Britain, incidentally, had its best year for growth last year, according to the IMF, which it puts at 3%, followed by a forecast/assessment of 2.5% this year and 2.2% for 2016. Having beaten the advanced countries’ average for a while, growth next year will be in line, according to the IMF. It sees advanced countries picking up from this year’s 2% to 2.2%.

Rather than advanced economies, the emerging world is the problem. China is slowing. Of the Brics (Brazil, Russia, India, China), two are in recession this year and next. The IMF has Russia shrinking by 3.8% and 0.6% in 2015 and 2016 respectively, and Brazil by 3% and 1%.

For emerging economies as a whole, growth this year is put at 4%. That is the weakest since 2009, but does not tell the full story. In 2009, emerging economies carried the world through the crisis. While advanced countries saw their economies dive — gross domestic product plunging by 3.4% (including a 2.8% fall in America and 4.3% in Britain) — emerging economies grew 3.1%, including a remarkable 9.6% expansion in China.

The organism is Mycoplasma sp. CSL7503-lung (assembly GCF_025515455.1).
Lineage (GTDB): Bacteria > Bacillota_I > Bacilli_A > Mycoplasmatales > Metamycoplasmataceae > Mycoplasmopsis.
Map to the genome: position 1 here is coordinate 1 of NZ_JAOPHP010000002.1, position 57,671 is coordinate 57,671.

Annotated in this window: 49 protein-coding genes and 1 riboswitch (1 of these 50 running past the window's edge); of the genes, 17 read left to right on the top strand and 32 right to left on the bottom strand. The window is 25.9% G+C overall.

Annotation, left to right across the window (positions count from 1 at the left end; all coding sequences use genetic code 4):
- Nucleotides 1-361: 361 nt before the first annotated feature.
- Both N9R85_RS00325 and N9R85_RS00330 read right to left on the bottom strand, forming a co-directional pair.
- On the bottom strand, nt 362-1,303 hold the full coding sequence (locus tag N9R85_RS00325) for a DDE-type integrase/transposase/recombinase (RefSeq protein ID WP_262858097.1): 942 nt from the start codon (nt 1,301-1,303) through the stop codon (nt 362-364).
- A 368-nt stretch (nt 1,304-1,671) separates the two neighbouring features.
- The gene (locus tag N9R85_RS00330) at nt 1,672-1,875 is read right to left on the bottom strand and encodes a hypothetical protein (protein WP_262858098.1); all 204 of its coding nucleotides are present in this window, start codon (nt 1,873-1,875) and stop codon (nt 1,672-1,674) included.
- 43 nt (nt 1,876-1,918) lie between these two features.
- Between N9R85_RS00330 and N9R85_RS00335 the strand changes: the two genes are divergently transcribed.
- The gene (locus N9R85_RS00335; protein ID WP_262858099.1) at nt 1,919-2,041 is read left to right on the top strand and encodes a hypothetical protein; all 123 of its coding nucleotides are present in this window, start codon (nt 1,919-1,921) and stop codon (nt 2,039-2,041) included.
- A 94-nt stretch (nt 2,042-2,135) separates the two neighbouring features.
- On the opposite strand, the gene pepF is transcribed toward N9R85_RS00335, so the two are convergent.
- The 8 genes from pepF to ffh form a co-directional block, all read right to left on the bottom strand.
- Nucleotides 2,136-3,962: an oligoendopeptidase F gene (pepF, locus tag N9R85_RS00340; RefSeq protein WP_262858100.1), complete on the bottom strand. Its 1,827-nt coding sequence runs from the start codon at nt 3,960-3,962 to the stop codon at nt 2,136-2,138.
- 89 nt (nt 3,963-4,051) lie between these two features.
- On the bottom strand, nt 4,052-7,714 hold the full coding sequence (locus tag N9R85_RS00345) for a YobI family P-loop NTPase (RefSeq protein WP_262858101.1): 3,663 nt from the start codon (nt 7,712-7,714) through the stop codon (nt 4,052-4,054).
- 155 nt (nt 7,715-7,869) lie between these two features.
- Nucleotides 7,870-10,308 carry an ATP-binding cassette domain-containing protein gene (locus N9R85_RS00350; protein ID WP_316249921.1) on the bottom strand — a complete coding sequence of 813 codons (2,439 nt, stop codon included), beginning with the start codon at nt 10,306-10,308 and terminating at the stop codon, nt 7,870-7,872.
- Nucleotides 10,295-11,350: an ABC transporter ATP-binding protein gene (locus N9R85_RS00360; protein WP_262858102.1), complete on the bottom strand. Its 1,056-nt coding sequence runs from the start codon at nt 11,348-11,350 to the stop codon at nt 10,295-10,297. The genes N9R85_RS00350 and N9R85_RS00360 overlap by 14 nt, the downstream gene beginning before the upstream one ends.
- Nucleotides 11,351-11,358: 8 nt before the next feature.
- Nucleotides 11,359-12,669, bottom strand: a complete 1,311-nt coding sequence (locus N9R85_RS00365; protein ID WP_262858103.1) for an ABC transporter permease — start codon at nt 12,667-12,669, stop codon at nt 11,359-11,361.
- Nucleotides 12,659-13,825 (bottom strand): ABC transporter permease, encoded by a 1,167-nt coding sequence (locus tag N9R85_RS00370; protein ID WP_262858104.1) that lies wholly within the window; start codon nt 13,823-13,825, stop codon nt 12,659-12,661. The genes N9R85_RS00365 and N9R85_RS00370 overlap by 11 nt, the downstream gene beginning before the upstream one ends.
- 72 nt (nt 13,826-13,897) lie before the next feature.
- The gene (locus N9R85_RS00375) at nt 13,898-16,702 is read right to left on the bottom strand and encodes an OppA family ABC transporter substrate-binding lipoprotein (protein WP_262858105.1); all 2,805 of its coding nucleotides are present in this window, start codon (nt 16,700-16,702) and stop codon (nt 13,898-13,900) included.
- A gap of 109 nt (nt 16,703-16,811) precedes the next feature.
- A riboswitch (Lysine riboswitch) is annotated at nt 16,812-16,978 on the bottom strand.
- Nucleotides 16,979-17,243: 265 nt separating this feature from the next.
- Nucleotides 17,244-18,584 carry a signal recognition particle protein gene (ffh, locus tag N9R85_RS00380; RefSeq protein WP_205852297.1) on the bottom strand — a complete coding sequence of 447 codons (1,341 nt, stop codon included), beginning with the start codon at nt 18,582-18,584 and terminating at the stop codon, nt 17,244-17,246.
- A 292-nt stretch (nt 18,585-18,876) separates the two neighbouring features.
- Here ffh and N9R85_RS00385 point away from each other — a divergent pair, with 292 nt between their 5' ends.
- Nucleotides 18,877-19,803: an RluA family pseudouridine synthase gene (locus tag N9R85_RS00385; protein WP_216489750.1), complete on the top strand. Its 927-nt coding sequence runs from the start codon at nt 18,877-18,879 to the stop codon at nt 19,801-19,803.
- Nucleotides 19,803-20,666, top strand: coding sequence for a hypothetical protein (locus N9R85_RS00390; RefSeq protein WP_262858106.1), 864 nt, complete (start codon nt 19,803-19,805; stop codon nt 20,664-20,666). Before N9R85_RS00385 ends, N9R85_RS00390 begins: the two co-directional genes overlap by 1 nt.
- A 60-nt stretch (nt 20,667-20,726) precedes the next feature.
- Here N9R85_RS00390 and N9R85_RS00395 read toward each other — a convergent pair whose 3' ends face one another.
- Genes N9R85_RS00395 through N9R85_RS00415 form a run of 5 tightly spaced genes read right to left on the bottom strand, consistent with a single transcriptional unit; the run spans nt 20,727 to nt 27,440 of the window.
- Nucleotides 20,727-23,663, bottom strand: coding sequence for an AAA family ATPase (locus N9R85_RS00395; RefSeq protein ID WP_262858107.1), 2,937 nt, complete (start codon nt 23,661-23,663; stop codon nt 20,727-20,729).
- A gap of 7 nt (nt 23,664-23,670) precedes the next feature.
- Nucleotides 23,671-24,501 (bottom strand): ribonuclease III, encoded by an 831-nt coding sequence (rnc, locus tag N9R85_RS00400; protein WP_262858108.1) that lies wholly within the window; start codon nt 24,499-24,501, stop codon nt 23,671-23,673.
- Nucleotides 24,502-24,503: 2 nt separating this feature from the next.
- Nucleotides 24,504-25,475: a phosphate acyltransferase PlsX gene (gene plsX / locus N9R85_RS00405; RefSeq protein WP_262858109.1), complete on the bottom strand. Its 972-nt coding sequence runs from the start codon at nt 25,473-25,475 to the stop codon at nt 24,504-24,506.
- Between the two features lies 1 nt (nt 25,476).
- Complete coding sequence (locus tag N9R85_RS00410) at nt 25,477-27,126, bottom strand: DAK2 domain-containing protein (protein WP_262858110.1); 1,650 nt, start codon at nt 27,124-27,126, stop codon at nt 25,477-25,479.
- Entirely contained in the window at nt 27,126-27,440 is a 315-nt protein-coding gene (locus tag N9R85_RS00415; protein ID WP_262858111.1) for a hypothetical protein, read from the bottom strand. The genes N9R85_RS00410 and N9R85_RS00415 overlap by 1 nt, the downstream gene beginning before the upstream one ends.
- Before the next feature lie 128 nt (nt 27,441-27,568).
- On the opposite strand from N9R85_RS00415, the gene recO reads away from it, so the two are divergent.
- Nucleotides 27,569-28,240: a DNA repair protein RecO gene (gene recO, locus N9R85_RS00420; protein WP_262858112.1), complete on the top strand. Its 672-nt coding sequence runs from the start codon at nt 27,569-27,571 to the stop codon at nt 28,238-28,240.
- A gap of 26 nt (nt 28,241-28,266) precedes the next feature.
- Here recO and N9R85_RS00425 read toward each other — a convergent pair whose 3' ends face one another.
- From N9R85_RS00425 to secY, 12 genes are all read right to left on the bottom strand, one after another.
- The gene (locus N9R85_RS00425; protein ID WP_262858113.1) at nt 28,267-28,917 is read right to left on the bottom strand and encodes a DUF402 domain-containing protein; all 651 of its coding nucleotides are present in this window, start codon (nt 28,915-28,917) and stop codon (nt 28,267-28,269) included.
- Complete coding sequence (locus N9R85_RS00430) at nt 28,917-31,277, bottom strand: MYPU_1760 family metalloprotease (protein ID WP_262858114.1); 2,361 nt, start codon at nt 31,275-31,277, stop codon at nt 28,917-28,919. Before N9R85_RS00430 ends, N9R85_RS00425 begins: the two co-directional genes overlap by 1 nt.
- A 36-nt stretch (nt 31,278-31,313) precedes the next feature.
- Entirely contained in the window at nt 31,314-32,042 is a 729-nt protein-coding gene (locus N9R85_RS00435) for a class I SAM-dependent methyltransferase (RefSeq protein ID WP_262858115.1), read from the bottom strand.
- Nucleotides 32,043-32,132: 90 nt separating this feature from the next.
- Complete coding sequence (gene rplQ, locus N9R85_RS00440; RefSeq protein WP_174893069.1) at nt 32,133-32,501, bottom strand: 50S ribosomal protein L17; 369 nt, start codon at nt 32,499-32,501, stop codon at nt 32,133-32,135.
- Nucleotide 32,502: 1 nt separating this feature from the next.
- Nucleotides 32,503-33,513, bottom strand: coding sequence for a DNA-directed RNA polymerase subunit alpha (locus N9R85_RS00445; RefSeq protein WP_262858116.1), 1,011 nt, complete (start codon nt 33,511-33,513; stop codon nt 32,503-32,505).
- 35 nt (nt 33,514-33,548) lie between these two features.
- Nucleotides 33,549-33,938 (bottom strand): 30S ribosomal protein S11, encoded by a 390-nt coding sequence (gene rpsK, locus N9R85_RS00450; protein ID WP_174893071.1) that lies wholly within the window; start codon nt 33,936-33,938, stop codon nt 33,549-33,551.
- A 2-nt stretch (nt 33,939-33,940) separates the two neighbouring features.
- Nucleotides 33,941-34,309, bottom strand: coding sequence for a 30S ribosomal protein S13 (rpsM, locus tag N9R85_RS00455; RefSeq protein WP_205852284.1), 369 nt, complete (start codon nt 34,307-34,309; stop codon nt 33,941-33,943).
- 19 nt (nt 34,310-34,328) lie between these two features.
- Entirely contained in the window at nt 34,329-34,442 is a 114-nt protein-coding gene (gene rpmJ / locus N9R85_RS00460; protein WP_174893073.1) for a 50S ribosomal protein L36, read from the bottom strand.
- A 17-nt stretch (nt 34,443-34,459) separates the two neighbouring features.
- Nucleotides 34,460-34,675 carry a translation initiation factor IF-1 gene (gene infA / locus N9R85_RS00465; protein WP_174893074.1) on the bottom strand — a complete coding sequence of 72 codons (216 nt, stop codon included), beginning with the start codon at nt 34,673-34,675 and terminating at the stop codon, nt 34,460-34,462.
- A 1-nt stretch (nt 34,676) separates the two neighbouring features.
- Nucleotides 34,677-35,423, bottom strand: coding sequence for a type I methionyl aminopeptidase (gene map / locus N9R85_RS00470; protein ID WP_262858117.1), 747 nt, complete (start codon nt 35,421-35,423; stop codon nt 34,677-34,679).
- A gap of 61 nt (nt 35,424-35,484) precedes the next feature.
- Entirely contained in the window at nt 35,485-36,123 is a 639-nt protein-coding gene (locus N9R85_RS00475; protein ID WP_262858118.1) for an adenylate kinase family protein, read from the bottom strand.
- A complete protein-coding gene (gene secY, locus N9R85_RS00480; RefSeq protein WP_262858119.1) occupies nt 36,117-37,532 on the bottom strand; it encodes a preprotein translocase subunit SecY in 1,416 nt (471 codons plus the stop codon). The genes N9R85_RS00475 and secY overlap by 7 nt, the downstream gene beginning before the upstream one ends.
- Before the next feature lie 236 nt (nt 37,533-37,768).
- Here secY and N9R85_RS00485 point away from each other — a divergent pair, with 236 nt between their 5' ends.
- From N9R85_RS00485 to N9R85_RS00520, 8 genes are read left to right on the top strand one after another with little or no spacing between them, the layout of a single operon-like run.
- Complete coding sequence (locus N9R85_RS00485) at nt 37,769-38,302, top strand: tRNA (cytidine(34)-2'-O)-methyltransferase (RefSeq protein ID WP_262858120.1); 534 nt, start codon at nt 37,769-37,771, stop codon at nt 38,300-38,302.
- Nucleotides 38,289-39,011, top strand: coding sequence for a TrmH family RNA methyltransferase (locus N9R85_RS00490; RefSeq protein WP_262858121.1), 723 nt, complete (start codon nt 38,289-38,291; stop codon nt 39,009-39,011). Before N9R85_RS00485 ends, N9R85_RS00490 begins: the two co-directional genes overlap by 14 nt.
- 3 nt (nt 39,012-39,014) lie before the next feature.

Growth then accelerated in emerging economies to 7.5% in 2010. That was the high water mark. Growth has slowed every year since, and this year’s 4% is barely half what was achieved in 2010.

Even that isn’t the full picture. In the past decade and a half, emerging economy growth has always significantly exceeded that of the advanced world. Sometimes it has been three times advanced-economy performance, sometimes more.

It was this that led me, and others, to conclude we had moved into a new era for the world economy. In the 20th century two-thirds of growth was from advanced economies, one-third from the emerging world. In the 21st century those positions had been reversed, with emerging economies the new locomotives, responsible for two-thirds of the world’s growth.